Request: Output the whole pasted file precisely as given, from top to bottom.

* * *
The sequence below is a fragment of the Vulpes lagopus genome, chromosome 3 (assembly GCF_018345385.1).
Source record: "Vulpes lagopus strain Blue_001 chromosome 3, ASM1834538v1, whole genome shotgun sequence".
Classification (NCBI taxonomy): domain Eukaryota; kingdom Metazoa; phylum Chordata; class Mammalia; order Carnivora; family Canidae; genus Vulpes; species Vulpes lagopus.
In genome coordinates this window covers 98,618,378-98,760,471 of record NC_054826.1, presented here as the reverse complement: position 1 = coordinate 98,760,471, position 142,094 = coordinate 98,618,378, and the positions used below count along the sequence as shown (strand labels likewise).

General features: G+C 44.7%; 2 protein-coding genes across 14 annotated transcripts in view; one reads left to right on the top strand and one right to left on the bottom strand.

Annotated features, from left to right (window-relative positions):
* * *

The sequence below is a fragment of the Vulpes lagopus genome, chromosome 3 (assembly GCF_018345385.1).
Source record: "Vulpes lagopus strain Blue_001 chromosome 3, ASM1834538v1, whole genome shotgun sequence".
Classification (NCBI taxonomy): domain Eukaryota; kingdom Metazoa; phylum Chordata; class Mammalia; order Carnivora; family Canidae; genus Vulpes; species Vulpes lagopus.
In genome coordinates this window covers 98,618,378-98,760,471 of record NC_054826.1, presented here as the reverse complement: position 1 = coordinate 98,760,471, position 142,094 = coordinate 98,618,378, and the positions used below count along the sequence as shown (strand labels likewise).

General features: G+C 44.7%; 2 protein-coding genes across 14 annotated transcripts in view; one reads left to right on the top strand and one right to left on the bottom strand.

Annotated features, from left to right (window-relative positions):